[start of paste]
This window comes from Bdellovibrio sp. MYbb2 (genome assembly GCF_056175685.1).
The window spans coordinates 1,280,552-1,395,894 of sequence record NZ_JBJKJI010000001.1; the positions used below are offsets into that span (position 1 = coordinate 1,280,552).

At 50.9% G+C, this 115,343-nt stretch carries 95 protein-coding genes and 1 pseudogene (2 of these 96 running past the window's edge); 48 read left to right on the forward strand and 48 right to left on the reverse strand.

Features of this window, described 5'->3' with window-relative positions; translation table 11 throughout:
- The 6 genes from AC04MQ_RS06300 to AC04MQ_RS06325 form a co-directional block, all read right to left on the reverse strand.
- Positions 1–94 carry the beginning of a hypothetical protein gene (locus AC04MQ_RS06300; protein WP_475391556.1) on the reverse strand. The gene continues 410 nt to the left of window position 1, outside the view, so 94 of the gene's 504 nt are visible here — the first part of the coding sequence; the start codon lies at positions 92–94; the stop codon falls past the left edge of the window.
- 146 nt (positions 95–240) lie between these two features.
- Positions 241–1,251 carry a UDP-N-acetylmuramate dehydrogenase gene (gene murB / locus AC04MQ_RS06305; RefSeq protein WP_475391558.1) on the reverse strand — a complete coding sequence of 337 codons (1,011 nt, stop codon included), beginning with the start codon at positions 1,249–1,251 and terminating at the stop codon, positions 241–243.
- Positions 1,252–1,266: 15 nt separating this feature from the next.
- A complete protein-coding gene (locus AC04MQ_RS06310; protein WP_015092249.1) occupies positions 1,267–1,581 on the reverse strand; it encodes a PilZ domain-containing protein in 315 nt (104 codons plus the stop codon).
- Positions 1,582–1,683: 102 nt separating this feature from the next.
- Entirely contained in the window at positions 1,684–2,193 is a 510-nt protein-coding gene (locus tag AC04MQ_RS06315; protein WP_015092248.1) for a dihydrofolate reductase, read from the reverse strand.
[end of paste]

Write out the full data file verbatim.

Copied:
This window comes from Bdellovibrio sp. MYbb2 (genome assembly GCF_056175685.1).
The window spans coordinates 1,280,552-1,395,894 of sequence record NZ_JBJKJI010000001.1; the positions used below are offsets into that span (position 1 = coordinate 1,280,552).

At 50.9% G+C, this 115,343-nt stretch carries 95 protein-coding genes and 1 pseudogene (2 of these 96 running past the window's edge); 48 read left to right on the forward strand and 48 right to left on the reverse strand.

Features of this window, described 5'->3' with window-relative positions; translation table 11 throughout:
- The 6 genes from AC04MQ_RS06300 to AC04MQ_RS06325 form a co-directional block, all read right to left on the reverse strand.
- Positions 1–94 carry the beginning of a hypothetical protein gene (locus AC04MQ_RS06300; protein WP_475391556.1) on the reverse strand. The gene continues 410 nt to the left of window position 1, outside the view, so 94 of the gene's 504 nt are visible here — the first part of the coding sequence; the start codon lies at positions 92–94; the stop codon falls past the left edge of the window.
- 146 nt (positions 95–240) lie between these two features.
- Positions 241–1,251 carry a UDP-N-acetylmuramate dehydrogenase gene (gene murB / locus AC04MQ_RS06305; RefSeq protein WP_475391558.1) on the reverse strand — a complete coding sequence of 337 codons (1,011 nt, stop codon included), beginning with the start codon at positions 1,249–1,251 and terminating at the stop codon, positions 241–243.
- Positions 1,252–1,266: 15 nt separating this feature from the next.
- A complete protein-coding gene (locus AC04MQ_RS06310; protein WP_015092249.1) occupies positions 1,267–1,581 on the reverse strand; it encodes a PilZ domain-containing protein in 315 nt (104 codons plus the stop codon).
- Positions 1,582–1,683: 102 nt separating this feature from the next.
- Entirely contained in the window at positions 1,684–2,193 is a 510-nt protein-coding gene (locus tag AC04MQ_RS06315; protein WP_015092248.1) for a dihydrofolate reductase, read from the reverse strand.